Definition - Ramesh Krishnamurthy
The advaitins often say that the world is mithyA.
This is a term that causes much confusion. Often
one comes across people who talk about the "unreality
of the world" or about "illusion" without
having given much thought to what the term mithyA
So here is my understanding for what its worth.
I am sharing this because this understanding
came to me during one of those rare moments of
insight, and filled me with exhilaration for
just a short while :-)
When it is said that the world is mithyA, it
does not mean that the world does not exist at
all (like a hare's horns or a sterile woman's
son) or that it is entirely a product of one's
imagination. Rather, mithyA refers to that which
is true within a given frame of reference. In
that sense it is *arbitrary*, not "really
real". This is opposed to satya, which is
truth beyond any frames of reference.
Here is a simple (perhaps simplistic) example
to illustrate this:
Suppose I were to take 6 men to the banks of
the river Ganga. I point to the river and ask
each of the men, "what’s this?"
Their responses are as follows: A: That's a
fluid B: That's water C: That's a chemical made
up of two elements - hydrogen & oxygen D:
That's a river E: That's the Ganga F: That's
a goddess - Mother Ganga.
Which of the above is correct? Actually all
of them are correct, but only within their own
frames of reference, and each frame is *arbitrary*.
What is relevant for one person is not relevant
for the other. It is in this sense that world
of objects is mithyA, which is somewhat misleadingly
translated as "illusory".
And yet, in spite of the seeming differences,
there is a fact common to all the statements
- all the men perceived *something*, they only
called it by different names. That *something*
is the substratum which is pure being - brahman.
Now, is brahman the fluid? Yes Is brahman the
water? Yes Is brahman the river? Yes
The fluid, the water and the river are *relative
realities* (mithyA). They are real within their
respective frames of reference. At the same time,
they are also the absolute reality (satya), as
they are brahman.
So is the world of objects real?
All objects are brahman and hence real, but
a given name-form is mithyA as it is true only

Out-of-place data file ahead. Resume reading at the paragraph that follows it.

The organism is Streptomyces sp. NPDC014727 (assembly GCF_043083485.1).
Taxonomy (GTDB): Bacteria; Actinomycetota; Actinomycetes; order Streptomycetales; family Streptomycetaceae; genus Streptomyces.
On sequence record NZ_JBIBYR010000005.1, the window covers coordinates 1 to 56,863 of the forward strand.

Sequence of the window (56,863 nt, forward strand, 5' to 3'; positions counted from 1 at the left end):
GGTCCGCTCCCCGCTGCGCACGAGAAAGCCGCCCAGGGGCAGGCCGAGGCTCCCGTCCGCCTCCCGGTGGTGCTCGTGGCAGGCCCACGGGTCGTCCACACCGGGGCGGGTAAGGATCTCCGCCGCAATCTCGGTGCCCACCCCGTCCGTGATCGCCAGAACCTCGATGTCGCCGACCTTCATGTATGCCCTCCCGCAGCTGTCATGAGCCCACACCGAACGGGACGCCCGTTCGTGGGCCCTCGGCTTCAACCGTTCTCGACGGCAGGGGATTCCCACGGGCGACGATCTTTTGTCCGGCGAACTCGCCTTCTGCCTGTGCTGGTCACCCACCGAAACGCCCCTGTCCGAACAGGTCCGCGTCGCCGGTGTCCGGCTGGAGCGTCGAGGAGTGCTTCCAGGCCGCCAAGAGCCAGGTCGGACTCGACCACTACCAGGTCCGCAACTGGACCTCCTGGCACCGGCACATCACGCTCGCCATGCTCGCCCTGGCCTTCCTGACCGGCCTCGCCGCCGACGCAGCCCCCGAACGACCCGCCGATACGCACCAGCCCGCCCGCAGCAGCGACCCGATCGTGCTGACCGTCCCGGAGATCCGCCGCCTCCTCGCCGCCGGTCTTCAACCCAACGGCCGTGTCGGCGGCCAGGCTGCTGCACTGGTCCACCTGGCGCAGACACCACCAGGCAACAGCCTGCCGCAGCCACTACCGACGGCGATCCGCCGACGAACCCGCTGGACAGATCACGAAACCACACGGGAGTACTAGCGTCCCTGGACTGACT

within a frame of reference.
The above example, if understood clearly, would
be a counter to those who mistakenly criticize
advaita for being "world denying" or
for encouraging a "negative attitude towards
Another interesting point emerges from the above
example: while there can be no mithyA without
satya, there can be no satya without mithyA either
(in the sense that satya is perceived only through
the lens of mithyA). For "pure" satya
alone, one has to resort to ajAtivAda, in which
there is no saMsAra, no mokSha, and certainly
no mailing list!! †
Yet another point from the same example: the
world of objects does not disappear into nothingness
on enlightenment. If that were the case, jIvanmukti
would not be possible, as living requires interaction
with the external world. With his senses, the
j~nAnI perceives objects like anybody else. But
he recognizes that when the mind rushes to attach
name & form to that which is perceived, it
does so only within a frame of reference. And
as all frames of reference are arbitrary, the
j~nAnI does not cling to any. In that sense,
the j~nAnI sees brahman alone. This "non-clingingness" is
the essence of manonAsha (destruction of the
mind) & vAsanAkShaya (elimination of attachments & aversions)
But this does not prevent him from using any
frame of reference. On the contrary, while we
the unenlightened are constrained to use only
this or that frame (due to our vAsanA-s), the
jnAnI is utterly free to choose whatever frame
he pleases. By being established in brahman,
he can ride the waves of mAyA with utter abandon!
That is why jIvanmukti is described as "freedom", "bliss" etc
Hence one finds that some j~nAnI-s stay in solitude,
while others are very active in the world. It
is their absolute freedom!
† any discussion about satya
can be only within the mithyA realm. There would
have been no conception of satya in
the absence of mithyA, as all philosophizing
is in the mithyA jagat. Even the shruti is in
the mithyA jagat.
The notion of independence is dependent on the
notion of dependence!
So I wasn't making an ontological claim about
satya being dependent on mithyA. Rather, I was
indicating that all "standpoints" have
mithyA status. The mithyA standpoint that recognizes
the mithyAtva of all standpoints is what we call
the pAramArthika standpoint.
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